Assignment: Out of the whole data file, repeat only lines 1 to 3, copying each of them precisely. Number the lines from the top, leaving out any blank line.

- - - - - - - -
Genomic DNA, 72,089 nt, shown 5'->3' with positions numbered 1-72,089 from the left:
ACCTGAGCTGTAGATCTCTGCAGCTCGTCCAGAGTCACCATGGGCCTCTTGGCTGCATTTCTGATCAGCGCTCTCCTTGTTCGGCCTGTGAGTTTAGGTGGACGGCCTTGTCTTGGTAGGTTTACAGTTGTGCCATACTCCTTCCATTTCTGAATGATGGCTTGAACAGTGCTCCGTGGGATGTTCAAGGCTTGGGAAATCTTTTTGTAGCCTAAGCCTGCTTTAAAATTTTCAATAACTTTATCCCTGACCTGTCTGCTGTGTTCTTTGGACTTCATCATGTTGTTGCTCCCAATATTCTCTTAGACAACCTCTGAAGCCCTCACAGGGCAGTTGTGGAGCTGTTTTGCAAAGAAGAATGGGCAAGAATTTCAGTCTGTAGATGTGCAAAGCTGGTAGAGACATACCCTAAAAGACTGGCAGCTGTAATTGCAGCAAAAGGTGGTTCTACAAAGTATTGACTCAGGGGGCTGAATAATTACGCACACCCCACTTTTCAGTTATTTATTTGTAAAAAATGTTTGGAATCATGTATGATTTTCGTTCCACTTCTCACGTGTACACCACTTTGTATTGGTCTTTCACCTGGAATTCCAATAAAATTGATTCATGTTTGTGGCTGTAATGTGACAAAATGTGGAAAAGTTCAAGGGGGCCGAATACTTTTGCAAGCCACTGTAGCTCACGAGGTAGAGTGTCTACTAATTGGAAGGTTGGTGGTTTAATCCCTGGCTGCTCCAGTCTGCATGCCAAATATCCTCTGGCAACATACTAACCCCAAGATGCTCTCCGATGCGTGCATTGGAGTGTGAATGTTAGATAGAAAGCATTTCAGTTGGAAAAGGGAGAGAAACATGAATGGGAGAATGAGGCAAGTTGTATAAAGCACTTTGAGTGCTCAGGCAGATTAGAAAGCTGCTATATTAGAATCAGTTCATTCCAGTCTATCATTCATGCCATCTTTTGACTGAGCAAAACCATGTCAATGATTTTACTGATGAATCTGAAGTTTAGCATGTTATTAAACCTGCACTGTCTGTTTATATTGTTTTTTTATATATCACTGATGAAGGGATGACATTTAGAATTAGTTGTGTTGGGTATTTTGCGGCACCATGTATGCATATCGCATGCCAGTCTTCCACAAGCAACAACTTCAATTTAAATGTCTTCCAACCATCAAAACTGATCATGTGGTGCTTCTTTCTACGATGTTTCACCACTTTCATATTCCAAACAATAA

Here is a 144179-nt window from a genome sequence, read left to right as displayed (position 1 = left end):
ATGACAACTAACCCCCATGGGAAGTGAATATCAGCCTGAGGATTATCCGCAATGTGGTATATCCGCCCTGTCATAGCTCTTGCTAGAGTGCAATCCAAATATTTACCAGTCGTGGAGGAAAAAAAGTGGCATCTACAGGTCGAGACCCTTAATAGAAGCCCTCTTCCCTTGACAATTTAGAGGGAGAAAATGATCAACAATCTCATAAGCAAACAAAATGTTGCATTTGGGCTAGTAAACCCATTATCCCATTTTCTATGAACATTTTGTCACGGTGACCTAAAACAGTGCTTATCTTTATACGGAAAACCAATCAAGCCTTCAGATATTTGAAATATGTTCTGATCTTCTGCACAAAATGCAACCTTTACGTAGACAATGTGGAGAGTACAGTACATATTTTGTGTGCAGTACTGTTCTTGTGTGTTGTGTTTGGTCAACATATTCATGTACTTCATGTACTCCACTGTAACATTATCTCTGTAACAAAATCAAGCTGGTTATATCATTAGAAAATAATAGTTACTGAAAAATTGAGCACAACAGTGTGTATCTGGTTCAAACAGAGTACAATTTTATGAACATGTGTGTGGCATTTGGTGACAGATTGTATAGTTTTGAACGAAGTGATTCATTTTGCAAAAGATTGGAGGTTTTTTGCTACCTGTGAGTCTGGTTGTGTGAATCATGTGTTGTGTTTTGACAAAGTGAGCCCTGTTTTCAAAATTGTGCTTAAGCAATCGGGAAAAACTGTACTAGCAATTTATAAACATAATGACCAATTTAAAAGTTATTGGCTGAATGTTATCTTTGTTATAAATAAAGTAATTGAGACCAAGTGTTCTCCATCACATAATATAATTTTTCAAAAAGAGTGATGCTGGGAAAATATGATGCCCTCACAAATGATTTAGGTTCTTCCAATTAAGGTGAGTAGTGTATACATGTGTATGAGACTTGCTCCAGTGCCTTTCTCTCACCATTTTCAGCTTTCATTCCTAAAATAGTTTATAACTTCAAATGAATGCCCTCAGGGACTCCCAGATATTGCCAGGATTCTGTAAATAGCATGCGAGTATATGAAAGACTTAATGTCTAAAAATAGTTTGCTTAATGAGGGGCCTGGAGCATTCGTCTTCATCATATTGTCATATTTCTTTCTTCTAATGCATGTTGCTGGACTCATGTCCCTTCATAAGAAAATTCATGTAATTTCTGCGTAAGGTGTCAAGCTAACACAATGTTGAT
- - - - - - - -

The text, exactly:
Genomic DNA, 72,089 nt, shown 5'->3' with positions numbered 1-72,089 from the left:
ACCTGAGCTGTAGATCTCTGCAGCTCGTCCAGAGTCACCATGGGCCTCTTGGCTGCATTTCTGATCAGCGCTCTCCTTGTTCGGCCTGTGAGTTTAGGTGGACGGCCTTGTCTTGGTAGGTTTACAGTTGTGCCATACTCCTTCCATTTCTGAATGATGGCTTGAACAGTGCTCCGTGGGATGTTCAAGGCTTGGGAAATCTTTTTGTAGCCTAAGCCTGCTTTAAAATTTTCAATAACTTTATCCCTGACCTGTCTGCTGTGTTCTTTGGACTTCATCATGTTGTTGCTCCCAATATTCTCTTAGACAACCTCTGAAGCCCTCACAGGGCAGTTGTGGAGCTGTTTTGCAAAGAAGAATGGGCAAGAATTTCAGTCTGTAGATGTGCAAAGCTGGTAGAGACATACCCTAAAAGACTGGCAGCTGTAATTGCAGCAAAAGGTGGTTCTACAAAGTATTGACTCAGGGGGCTGAATAATTACGCACACCCCACTTTTCAGTTATTTATTTGTAAAAAATGTTTGGAATCATGTATGATTTTCGTTCCACTTCTCACGTGTACACCACTTTGTATTGGTCTTTCACCTGGAATTCCAATAAAATTGATTCATGTTTGTGGCTGTAATGTGACAAAATGTGGAAAAGTTCAAGGGGGCCGAATACTTTTGCAAGCCACTGTAGCTCACGAGGTAGAGTGTCTACTAATTGGAAGGTTGGTGGTTTAATCCCTGGCTGCTCCAGTCTGCATGCCAAATATCCTCTGGCAACATACTAACCCCAAGATGCTCTCCGATGCGTGCATTGGAGTGTGAATGTTAGATAGAAAGCATTTCAGTTGGAAAAGGGAGAGAAACATGAATGGGAGAATGAGGCAAGTTGTATAAAGCACTTTGAGTGCTCAGGCAGATTAGAAAGCTGCTATATTAGAATCAGTTCATTCCAGTCTATCATTCATGCCATCTTTTGACTGAGCAAAACCATGTCAATGATTTTACTGATGAATCTGAAGTTTAGCATGTTATTAAACCTGCACTGTCTGTTTATATTGTTTTTTTATATATCACTGATGAAGGGATGACATTTAGAATTAGTTGTGTTGGGTATTTTGCGGCACCATGTATGCATATCGCATGCCAGTCTTCCACAAGCAACAACTTCAATTTAAATGTCTTCCAACCATCAAAACTGATCATGTGGTGCTTCTTTCTACGATGTTTCACCACTTTCATATTCCAAACAATAA

Here is a 144179-nt window from a genome sequence, read left to right as displayed (position 1 = left end):